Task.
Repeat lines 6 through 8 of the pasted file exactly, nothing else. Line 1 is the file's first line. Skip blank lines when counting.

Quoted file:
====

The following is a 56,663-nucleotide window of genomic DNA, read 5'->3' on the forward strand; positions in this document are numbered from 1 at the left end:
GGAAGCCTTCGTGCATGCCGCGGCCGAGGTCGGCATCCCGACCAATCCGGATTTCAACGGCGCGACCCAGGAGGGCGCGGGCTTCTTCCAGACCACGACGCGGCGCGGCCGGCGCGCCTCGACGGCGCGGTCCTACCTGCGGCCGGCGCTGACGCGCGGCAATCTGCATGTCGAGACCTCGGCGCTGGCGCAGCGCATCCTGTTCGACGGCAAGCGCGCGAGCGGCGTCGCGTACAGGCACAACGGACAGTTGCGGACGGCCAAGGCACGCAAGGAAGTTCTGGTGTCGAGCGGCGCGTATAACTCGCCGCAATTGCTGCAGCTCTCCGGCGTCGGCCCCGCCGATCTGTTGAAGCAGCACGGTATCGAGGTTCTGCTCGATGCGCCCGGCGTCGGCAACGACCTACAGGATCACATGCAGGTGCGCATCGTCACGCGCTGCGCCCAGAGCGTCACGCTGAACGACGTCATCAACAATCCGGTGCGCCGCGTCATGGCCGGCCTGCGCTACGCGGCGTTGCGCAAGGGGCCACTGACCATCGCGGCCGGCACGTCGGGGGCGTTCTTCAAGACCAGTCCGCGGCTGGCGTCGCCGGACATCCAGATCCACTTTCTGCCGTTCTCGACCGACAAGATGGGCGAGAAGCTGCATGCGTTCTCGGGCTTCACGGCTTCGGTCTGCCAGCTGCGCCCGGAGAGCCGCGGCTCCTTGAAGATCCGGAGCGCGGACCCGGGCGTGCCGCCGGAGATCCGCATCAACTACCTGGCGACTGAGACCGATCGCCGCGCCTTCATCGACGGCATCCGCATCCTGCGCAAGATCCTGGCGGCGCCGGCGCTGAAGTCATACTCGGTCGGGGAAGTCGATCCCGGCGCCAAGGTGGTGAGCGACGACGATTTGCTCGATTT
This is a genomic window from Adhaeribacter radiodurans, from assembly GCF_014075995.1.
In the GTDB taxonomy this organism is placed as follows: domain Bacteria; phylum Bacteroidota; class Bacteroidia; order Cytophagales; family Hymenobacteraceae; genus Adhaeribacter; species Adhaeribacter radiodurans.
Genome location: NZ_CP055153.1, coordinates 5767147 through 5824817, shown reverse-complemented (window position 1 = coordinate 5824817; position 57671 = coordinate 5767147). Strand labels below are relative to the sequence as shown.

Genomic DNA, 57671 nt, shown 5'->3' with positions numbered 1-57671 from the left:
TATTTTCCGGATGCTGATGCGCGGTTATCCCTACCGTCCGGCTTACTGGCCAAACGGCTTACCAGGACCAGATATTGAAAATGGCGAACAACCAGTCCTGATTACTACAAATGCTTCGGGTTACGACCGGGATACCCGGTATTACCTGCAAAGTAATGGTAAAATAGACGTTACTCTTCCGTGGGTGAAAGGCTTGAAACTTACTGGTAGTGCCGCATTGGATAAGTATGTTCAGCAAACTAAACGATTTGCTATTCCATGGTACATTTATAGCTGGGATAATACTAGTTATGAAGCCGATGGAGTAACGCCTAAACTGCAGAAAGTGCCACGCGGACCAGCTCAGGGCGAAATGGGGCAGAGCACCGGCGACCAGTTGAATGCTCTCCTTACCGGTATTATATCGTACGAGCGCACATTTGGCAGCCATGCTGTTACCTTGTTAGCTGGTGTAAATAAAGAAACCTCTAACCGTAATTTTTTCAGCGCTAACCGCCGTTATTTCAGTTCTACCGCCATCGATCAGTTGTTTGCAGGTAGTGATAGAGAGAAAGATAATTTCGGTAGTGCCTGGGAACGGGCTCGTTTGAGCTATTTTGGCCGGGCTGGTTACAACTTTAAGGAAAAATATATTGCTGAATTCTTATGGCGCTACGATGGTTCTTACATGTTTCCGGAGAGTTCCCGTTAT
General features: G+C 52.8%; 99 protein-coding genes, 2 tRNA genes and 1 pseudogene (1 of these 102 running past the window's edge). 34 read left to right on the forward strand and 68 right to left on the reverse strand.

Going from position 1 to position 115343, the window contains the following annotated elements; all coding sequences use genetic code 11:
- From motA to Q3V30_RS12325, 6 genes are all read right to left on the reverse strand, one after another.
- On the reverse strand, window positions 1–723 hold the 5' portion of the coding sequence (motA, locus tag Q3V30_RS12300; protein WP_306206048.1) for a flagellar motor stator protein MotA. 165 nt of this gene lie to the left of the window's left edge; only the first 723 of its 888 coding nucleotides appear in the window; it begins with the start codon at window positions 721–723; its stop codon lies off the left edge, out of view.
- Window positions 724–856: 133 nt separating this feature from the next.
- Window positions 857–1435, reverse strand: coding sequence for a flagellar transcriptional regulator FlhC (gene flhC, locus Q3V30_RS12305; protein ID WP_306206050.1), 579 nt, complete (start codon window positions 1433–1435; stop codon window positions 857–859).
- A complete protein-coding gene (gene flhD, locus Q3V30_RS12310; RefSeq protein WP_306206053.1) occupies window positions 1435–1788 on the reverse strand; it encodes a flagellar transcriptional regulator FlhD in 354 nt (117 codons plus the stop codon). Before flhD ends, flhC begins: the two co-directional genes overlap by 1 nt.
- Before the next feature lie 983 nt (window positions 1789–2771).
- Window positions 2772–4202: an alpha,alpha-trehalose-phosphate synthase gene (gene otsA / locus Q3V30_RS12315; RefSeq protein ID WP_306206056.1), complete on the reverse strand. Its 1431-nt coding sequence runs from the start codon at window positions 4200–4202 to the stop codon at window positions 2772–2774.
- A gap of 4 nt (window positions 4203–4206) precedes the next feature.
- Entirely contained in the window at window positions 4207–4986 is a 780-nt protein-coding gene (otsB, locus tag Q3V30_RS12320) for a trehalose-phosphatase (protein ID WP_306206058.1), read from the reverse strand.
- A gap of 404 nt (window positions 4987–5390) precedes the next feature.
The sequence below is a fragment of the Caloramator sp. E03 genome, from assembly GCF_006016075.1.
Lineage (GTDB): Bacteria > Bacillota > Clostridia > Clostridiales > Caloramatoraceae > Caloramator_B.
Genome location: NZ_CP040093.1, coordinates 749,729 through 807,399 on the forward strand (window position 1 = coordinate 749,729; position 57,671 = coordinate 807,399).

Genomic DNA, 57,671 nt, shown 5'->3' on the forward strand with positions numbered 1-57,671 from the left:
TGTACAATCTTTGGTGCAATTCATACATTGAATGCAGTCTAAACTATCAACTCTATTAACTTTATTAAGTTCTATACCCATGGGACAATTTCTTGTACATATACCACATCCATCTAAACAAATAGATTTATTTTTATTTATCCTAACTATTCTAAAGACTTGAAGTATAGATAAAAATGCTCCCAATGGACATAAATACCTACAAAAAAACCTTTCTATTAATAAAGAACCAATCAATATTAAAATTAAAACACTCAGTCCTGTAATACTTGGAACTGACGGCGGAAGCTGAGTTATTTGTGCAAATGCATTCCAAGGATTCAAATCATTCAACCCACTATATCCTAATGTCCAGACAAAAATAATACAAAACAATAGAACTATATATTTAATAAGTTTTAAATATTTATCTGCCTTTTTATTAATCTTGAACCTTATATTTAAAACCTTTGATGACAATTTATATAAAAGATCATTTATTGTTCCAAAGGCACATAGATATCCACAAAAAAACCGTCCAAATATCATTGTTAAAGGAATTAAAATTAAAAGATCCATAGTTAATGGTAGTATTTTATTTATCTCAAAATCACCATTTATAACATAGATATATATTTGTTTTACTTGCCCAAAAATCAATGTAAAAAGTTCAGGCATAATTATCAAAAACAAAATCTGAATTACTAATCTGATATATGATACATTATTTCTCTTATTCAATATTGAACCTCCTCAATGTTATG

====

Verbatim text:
Genomic DNA, 57671 nt, shown 5'->3' with positions numbered 1-57671 from the left:
TATTTTCCGGATGCTGATGCGCGGTTATCCCTACCGTCCGGCTTACTGGCCAAACGGCTTACCAGGACCAGATATTGAAAATGGCGAACAACCAGTCCTGATTACTACAAATGCTTCGGGTTACGACCGGGATACCCGGTATTACCTGCAAAGTAATGGTAAAATAGACGTTACTCTTCCGTGGGTGAAAGGCTTGAAACTTACTGGTAGTGCCGCATTGGATAAGTATGTTCAGCAAACTAAACGATTTGCTATTCCATGGTACATTTATAGCTGGGATAATACTAGTTATGAAGCCGATGGAGTAACGCCTAAACTGCAGAAAGTGCCACGCGGACCAGCTCAGGGCGAAATGGGGCAGAGCACCGGCGACCAGTTGAATGCTCTCCTTACCGGTATTATATCGTACGAGCGCACATTTGGCAGCCATGCTGTTACCTTGTTAGCTGGTGTAAATAAAGAAACCTCTAACCGTAATTTTTTCAGCGCTAACCGCCGTTATTTCAGTTCTACCGCCATCGATCAGTTGTTTGCAGGTAGTGATAGAGAGAAAGATAATTTCGGTAGTGCCTGGGAACGGGCTCGTTTGAGCTATTTTGGCCGGGCTGGTTACAACTTTAAGGAAAAATATATTGCTGAATTCTTATGGCGCTACGATGGTTCTTACATGTTTCCGGAGAGTTCCCGTTAT
General features: G+C 52.8%; 99 protein-coding genes, 2 tRNA genes and 1 pseudogene (1 of these 102 running past the window's edge). 34 read left to right on the forward strand and 68 right to left on the reverse strand.